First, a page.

Friday, July 3, 2015

Meysan Lake Trail - Inyo National Forest, CA

In Whitney Portal and in need of a leg-busting, whoop-your-butt, feeling-like-on-top-of-the-world, beautiful trail to hike on?

May I introduce you to the Meysan Lake Trail. A trail within close proximity to the infamous trail to the highest peak on the lower 50 states, Mount Whitney, this place gets little visit in comparison.

  • Miles: 8 miles Round Trip to Grass Lake (11,200 feet)
  • Elevation gain/loss: 3,120 feet
  • Type: Out and Back
  • Trailhead: Whitney Portal Campground (8,080 feet)
  • Location: Inyo National Forest, CA
  • Permit: Overnight only; Not required for day hike
  • Permit Issuer: Easter Sierra Inter Agency Visitor Center - US 395, Lone Pine, CA
  • Notes: Primitive campsites; No bear box/food lockers available; Mostly exposed trail; No campfires allowed; Strenous
  • Weather Forecast via NOAA: Meysan Lake Trail Weather


Permits for overnight trips are free for walk-ups and can be obtained at the Eastern Sierra Inter Agency Visitor Center in Lone Pine at the corner of US 395 and SR 136. However fees apply if you reserve in advance. For a fee, permit can be reserved online at and choose JM37 for Meysan Lake. Fees are $5.00 per person with $6.00 added after the per person total as "reservation fee".

An email confirmation will be emailed to you after reservation with instructions to complete your permit application.


No lot.

"Parking is more of a turnout along the Whitney Portal Road" - Permit Issuer at Lone Pine.

If headed up, it will be on the left. If coming down from the Whitney Portal Store, it will be on your right. There are signs that say "Meysan Lake Trailhead" on the side of the road from both directions. The turnout is between both signs. Park by the closed metal bar gate above the Whitney Campground.

The Hike

As soon as you park your car, walk past thru the metal bar gate. Beyond it, there is a large sized bear box or food locker to store all the scented items you have so your car will be less likely be rummaged through by a bear. Bears are active in this area. Whitney Portal gets really busy and where there's food.. yogi can come by sniffin' and trying to score an easy meal. Cars have been known to have been broken into around these parts.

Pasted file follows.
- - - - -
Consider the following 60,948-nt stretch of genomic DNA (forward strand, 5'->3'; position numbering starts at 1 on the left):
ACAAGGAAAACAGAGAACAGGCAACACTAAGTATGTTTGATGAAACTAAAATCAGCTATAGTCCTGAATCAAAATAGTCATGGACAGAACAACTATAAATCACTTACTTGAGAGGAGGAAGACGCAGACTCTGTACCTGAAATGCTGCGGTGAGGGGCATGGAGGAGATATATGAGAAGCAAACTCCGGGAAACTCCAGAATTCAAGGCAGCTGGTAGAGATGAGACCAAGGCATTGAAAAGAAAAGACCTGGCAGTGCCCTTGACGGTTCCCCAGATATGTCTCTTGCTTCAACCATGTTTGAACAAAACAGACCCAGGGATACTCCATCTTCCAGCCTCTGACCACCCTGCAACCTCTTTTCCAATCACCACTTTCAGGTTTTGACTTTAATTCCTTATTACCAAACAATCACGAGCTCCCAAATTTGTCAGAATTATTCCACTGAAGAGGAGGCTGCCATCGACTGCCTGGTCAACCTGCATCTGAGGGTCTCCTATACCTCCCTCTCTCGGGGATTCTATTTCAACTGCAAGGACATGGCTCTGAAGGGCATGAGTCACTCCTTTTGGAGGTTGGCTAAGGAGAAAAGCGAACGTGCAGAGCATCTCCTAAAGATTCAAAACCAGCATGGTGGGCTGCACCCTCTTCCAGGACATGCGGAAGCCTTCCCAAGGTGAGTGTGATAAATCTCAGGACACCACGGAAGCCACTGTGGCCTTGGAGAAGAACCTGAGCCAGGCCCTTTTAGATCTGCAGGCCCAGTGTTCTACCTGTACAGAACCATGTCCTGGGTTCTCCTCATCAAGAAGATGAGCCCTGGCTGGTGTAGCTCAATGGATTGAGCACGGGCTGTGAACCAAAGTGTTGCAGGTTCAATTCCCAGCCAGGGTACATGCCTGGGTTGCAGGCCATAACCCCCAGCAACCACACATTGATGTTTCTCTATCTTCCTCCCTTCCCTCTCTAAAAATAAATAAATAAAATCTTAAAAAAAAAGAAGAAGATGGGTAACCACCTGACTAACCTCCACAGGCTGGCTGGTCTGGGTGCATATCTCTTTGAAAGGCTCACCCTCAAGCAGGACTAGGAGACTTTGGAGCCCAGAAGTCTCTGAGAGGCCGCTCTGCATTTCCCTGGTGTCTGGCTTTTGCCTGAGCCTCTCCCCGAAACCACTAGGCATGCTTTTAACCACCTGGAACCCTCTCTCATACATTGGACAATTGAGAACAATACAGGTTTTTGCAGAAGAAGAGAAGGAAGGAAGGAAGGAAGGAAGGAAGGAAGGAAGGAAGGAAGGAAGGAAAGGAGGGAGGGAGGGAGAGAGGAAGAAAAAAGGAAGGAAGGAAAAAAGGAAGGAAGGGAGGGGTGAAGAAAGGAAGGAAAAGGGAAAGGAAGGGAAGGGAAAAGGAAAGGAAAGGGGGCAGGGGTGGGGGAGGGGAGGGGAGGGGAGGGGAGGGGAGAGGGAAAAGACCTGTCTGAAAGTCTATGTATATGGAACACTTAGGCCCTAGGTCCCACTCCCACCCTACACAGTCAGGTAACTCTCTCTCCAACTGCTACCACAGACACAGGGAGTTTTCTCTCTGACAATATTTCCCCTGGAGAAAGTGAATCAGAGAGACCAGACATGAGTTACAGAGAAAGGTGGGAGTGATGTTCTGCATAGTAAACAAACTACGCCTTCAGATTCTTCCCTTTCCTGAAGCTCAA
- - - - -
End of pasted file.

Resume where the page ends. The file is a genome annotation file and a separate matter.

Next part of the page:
When we picked up our permit, we were informed that the only lockers available were by the Portal Store, which is still a mile up the road from the Meysan trail head. So we used that, only to find out after we parked that there is one specifically labeled "For Meysan Lake Trail Use". Last use for established pit toilets here, too.

To get to the actual trailhead, you'll walk through the Whitney Campground along the pavement towards the "back" of the campground. Then step onto a dirt trail for a couple of switchbacks, past some Summer log cabin homes. Then back on the dirt trail again.. for good. The direction going towards the trailhead are clearly marked by signs.. easy to follow.

The dirt trail from the campground, before the actual trail, was a great indicatiion of how the rest of the hike will play out. It is going up.. up.. and up. It didn't take long (just minutes in, actually!) before the trail took us up and above the Whitney Portal Road.

The hike up is mostly on exposed trail. The higher the elevation, the lesser the trees. So bring bring a hat, sunblock or an umbrella if you are so inclined!

There were 3 sets of switchbacks I noticed, counting 17 switchbacks on the second set (I may or may not have missed or double counted some!), the trail levels out momentarily. Stepping over a teeny-tiny creek, the trail gives as a reprieve from the sun and all the climbing to an even clearing at about 2.5 miles from the the start.

Leaving the small clearing, the trail continues to climb through a shaded short switchbacks. Not long, the trail returns you to the open skies and the ground beneath changes into a sandy trail. To which, by the way, sandy switchbacks are no fun! From below looking up, it's hard see where the trail goes unless you're right smack-dab about to turn on the next switchback.

At the top of the loose sandy switchbacks (sorry, didn't count them this time!), the last rocky short stretch of the trail finally takes you to the sign pointing to Grass Lake (camp!) and the trail to continue on to Camp Lake and Meysan Lake.

You'll walk up to small pond on the left and cross a tributary to get to the main Grass Lake just beyond a clearing with small meadow patches and rocks. Good spot to camp.

With Leave No Trace in mind, this is a good place to pitch up your tent. Be mindful, it can get windy in this bowl. We all had a restless night on our trip, with unreasonable fears of being Dorothy and Toto from inside our tents! The winds went on all night long and most likely dislocated a few rocks on a nearby slope and woke us up on an already restless night with a loud booming rock slide. Wake up call anyone?!

Grass Lake is a good base camp to climb peaks in the surrounding area or to continue on to explore Camp and Meysan Lakes with a lighter load on your back.

We chilled at camp for the night, exhausted and our plans for a morning exploration were deterred by the prevailing winds from the night before and some dark rolling clouds fast approaching us, no thanks to the wind.

I'll be back for you, Meysan Lake. Just you.

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